SHIPPING ACT SURVEYS BRING FEW SURPRISES

SHIPPING ACT SURVEYS BRING FEW SURPRISES

Surveys taken by the Federal Maritime Commission to assess the views of the maritime community toward the Shipping Act of 1984 contain very few surprises.

Surveys of ocean carriers, shippers, ports and terminal operators concluded that carriers strongly favor continuation of tariff filing with the FMC, shippers generally support the granting of antitrust immunity to shippers councils and ports and terminal operators overwhelmingly want to maintain their antitrust immunity.Robert Ellsworth, director of the FMC's bureau of economic analysis, presented the findings Thursday at a conference sponsored by the University of Southern California and the commission.

The FMC took these surveys in 1986 and 1987, as mandated by Section 18 of the 1984 law. The data the FMC is collecting will be used in a report to Congress scheduled to be completed in 1990. Another survey will be taken this year.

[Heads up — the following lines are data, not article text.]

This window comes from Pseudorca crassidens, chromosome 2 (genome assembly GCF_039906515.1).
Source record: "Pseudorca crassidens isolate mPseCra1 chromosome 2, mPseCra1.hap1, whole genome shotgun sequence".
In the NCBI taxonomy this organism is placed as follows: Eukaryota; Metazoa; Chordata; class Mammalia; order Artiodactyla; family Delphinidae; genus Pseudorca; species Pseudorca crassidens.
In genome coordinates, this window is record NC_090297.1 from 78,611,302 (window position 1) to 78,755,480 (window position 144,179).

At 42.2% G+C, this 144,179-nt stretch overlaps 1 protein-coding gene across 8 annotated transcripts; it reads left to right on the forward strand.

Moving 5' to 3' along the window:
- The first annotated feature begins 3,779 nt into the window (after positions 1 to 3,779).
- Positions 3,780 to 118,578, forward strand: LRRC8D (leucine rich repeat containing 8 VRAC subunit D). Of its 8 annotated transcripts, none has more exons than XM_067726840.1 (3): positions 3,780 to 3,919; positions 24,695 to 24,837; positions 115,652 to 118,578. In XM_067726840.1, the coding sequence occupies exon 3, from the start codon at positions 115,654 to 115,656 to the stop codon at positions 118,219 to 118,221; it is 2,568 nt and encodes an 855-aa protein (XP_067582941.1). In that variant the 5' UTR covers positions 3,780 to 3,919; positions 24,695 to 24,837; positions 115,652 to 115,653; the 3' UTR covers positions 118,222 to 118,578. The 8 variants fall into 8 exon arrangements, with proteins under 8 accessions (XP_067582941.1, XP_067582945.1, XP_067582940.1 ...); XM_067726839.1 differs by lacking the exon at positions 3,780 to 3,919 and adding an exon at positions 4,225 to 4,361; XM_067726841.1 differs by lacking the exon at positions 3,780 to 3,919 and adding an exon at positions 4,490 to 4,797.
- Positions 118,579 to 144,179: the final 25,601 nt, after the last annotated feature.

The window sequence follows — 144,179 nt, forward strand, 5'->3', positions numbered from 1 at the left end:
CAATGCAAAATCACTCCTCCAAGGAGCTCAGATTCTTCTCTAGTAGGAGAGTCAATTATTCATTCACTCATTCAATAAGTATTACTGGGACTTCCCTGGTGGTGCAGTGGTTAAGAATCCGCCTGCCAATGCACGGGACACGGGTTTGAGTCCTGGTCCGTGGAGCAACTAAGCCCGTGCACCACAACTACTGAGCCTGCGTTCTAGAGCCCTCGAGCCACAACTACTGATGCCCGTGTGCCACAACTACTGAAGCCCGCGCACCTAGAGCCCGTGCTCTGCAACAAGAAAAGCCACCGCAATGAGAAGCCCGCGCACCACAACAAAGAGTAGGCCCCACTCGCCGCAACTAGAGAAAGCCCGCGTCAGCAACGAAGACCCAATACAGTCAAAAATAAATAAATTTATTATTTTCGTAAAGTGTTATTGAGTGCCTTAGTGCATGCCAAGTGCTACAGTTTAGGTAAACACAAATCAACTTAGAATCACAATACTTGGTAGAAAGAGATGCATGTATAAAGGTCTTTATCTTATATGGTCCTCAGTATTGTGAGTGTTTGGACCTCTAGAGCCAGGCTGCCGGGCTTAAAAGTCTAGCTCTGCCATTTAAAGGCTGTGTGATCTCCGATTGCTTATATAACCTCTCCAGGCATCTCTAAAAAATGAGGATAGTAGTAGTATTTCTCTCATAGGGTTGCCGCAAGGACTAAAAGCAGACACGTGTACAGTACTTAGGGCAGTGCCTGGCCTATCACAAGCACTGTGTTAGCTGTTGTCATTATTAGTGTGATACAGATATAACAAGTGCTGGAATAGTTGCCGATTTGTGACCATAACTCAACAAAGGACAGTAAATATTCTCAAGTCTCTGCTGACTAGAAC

Specifically, the FMC found that about 95 percent of the ocean carriers surveyed support the present system of filing tariff rates with the commission and having it monitor those rates.

In contrast, only about 50 percent of the shippers surveyed support the current tariff-filing system. More than 80 percent of the ports and terminal operators would like to maintain the current system.

On the issue of preserving antitrust immunity for ports and terminal operators, those groups voted almost unanimously to maintain their ability to meet and discuss the services they offer.

Likewise, ocean carriers generally support the preservation of antitrust immunity for ports and terminal operators, while 40 percent of the shippers surveyed had no opinion on the subject.

The FMC survey also asked the question, Should shipping conferences be prohibited? As expected, almost 95 percent of the carriers said the rate- making groups should not be prohibited. Also, as expected, only about half of the shippers surveyed support shipping conferences. The terminal operators also were evenly divided in their support of the conferences.

However, upwards of 80 percent of the ports surveyed feel that the conference system should be maintained.

The issue of granting antitrust immunity to shippers councils did not generate a very enthusiastic response. Only about 40 percent of the shippers surveyed supported this immunity for the councils.